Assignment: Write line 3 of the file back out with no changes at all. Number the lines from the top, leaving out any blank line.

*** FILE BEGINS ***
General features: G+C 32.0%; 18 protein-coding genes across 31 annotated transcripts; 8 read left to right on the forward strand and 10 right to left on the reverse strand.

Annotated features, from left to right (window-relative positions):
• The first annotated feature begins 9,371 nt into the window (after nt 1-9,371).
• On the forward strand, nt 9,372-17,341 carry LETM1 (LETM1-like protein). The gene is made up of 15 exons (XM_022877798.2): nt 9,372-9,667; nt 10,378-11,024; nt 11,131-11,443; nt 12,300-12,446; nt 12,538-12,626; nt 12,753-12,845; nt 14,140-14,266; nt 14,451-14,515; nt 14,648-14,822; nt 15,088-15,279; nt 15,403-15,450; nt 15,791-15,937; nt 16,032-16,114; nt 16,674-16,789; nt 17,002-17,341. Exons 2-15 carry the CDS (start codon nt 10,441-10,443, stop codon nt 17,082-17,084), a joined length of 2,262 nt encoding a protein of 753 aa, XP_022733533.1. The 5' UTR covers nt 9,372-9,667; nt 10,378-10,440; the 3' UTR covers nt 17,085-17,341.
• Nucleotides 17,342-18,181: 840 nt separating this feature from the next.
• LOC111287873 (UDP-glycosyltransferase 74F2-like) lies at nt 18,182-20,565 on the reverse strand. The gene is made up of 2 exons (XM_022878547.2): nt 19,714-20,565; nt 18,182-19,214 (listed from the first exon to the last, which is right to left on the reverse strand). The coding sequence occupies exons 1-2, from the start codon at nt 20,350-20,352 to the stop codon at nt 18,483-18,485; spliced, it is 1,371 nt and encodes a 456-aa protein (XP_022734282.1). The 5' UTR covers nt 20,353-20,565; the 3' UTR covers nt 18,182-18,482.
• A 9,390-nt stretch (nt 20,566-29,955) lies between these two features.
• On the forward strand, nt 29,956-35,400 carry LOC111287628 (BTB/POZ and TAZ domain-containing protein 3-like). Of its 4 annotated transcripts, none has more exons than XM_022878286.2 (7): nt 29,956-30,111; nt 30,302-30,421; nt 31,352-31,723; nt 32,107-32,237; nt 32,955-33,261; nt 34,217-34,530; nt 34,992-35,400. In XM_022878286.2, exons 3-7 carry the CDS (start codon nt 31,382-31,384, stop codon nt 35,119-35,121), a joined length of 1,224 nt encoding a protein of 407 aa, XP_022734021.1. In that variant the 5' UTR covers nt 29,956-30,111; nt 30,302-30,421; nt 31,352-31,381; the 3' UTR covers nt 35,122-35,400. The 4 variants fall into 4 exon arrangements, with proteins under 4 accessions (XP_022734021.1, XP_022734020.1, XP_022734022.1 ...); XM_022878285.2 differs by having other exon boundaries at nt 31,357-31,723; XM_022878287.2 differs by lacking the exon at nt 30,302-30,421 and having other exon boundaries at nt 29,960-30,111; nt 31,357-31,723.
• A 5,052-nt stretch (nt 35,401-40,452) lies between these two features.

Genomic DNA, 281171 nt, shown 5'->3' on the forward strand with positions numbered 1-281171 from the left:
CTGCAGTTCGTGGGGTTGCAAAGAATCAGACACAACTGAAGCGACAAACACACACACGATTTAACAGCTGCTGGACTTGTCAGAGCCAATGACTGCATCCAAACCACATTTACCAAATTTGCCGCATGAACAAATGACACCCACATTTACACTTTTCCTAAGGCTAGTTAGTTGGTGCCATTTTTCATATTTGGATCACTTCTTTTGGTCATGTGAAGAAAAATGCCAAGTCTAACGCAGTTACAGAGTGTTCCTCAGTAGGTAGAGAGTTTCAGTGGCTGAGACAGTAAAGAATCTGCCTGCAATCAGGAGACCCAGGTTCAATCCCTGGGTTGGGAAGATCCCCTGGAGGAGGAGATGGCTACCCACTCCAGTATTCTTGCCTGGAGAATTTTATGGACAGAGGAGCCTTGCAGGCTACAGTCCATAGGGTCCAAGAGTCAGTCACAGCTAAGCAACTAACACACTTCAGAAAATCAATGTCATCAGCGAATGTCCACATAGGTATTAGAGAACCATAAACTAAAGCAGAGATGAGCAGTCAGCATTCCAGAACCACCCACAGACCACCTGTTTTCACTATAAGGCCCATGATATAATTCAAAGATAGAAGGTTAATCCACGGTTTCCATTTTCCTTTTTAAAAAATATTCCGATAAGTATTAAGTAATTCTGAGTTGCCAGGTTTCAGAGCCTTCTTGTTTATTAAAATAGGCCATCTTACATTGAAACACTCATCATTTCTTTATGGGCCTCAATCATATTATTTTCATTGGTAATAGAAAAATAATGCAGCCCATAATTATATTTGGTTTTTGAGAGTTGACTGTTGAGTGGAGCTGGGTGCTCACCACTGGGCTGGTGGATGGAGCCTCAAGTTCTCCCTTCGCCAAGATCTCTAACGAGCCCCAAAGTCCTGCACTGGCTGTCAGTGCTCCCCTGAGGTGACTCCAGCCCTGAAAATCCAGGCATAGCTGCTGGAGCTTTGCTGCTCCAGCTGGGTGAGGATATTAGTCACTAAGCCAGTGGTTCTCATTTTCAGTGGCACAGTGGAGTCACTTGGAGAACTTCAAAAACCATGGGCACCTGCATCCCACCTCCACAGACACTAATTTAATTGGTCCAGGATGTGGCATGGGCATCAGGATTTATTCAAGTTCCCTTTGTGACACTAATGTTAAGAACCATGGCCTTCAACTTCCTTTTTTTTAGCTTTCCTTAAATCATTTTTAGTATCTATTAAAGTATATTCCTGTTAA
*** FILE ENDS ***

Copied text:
• The first annotated feature begins 9,371 nt into the window (after nt 1-9,371).